Toyota and FuelCell Energy Introduce the First “Tri-Gen” Production System in the World

Not too long after announcing the establishment of its own hydrogen headquarters in California, Toyota has now announced a partnership with FuelCell Energy, Inc. and the launch of a Tri-Gen system at the Toyota Logistics Services (TLS) facility in the Port of Long Beach.

First port vehicle processing facility (PVPF) in the world to run entirely on renewable energy produced on-site, TLS will hold its grand opening on May 2, 2024.

FuelCell Energy’s Tri-Gen Technology
One of the top providers of sustainable clean energy technologies, FuelCell Energy uses electrochemical and combustion-free techniques to convert biogas into useable water, renewable energy, and hydrogen with nearly no air pollution.

EVs with light and heavy fuel cells are already powered by Tri-Gen technology. Water byproduct from FuelCell’s hydrogen generation will be used by TLS for its vehicle wash needs. It is possible to produce as much as 1,400 gallons of usable water each day, which means that an astounding 500,000 gallons less water are used annually due to the limited availability of local water sources.

A portion of the 2.3 megawatts of renewable electricity produced by FuelCell will be used to power the Toyota Logistics Services (TLS) Center in Long Beach; any extra will be sent to the nearby Southern California Edison utility. The hydrogen from FuelCell will also be used by TLS to power the heavy-duty hydrogen filling station and Toyota’s new Mirai light-duty electric vehicle.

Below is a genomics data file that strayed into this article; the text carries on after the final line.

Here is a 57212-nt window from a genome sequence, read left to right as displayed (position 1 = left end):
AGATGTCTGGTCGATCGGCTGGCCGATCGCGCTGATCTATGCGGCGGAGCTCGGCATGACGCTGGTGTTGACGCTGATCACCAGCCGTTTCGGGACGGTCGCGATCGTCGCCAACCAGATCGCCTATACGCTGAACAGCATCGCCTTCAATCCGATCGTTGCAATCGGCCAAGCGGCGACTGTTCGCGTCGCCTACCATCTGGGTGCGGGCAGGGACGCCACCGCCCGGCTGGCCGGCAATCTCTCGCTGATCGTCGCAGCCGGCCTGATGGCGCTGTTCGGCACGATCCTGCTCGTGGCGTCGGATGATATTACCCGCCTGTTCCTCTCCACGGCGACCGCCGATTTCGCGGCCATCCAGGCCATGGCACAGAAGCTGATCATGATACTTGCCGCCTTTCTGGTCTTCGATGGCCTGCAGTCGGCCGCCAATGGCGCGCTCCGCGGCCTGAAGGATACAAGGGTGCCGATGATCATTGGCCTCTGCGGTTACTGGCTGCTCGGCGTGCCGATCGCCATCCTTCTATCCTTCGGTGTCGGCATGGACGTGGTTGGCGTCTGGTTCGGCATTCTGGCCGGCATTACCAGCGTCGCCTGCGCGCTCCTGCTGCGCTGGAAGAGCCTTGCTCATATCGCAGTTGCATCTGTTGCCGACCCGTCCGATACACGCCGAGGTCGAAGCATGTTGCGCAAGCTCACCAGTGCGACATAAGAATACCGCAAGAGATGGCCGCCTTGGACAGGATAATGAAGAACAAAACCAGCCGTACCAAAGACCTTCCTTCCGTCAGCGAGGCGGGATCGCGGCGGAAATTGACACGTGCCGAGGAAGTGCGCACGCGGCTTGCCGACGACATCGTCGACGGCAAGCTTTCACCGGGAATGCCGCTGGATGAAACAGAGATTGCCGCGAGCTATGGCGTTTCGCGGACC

Acquiring around 200,000 new Toyota and Lexus vehicles annually, TLS Long Beach stands as both Toyota’s first and largest PVPF in North America. Only locally produced renewable electricity is used to power it.

Triple-Generation Ecological
Sustainability is progressing at an exceptional rate because to FuelCell’s Tri-Gen approach. The reduction of dangerous grid NOx emissions by over six tons and the possible annual savings of over 420,000 gallons of diesel that would have been consumed by Class 8 port-operating vehicles are only a couple of its benefits.

More than 9,000 tons of CO2 power grid emissions from the TLS center alone will also be decreased with the use of this technology. This will support and further the environmental initiatives and objectives of the Port of Long Beach as well as the TLS Center.

Overview of Toyota and FuelCell Partnership
Mario Cordero, the CEO of the Port of Long Beach, and Rex Richardson, the mayor of Long Beach, commended the partnership and stressed the significance of technology in the Port’s plan to become the world’s first zero-emission port while also demonstrating the Port’s commitment to environmentally friendly projects.

The only drayage trucks that are permitted to reregister are zero-emission vehicles in accordance with California’s Advanced Clean Fleet Regulation, which went into effect at the start of this year. The Tri-gen platform will play a significant role in this shift, which aims to implement this regulation on all drayage trucks by 2035.

Group Vice President of Sustainability and Regulatory Affairs at Toyota, Tom Stricker, continued, “Tri-Gen hydrogen technology successfully proves that there are ways to reduce carbon emissions and reliance on natural resources.”

Image Credit: Shutterstock/Bern James

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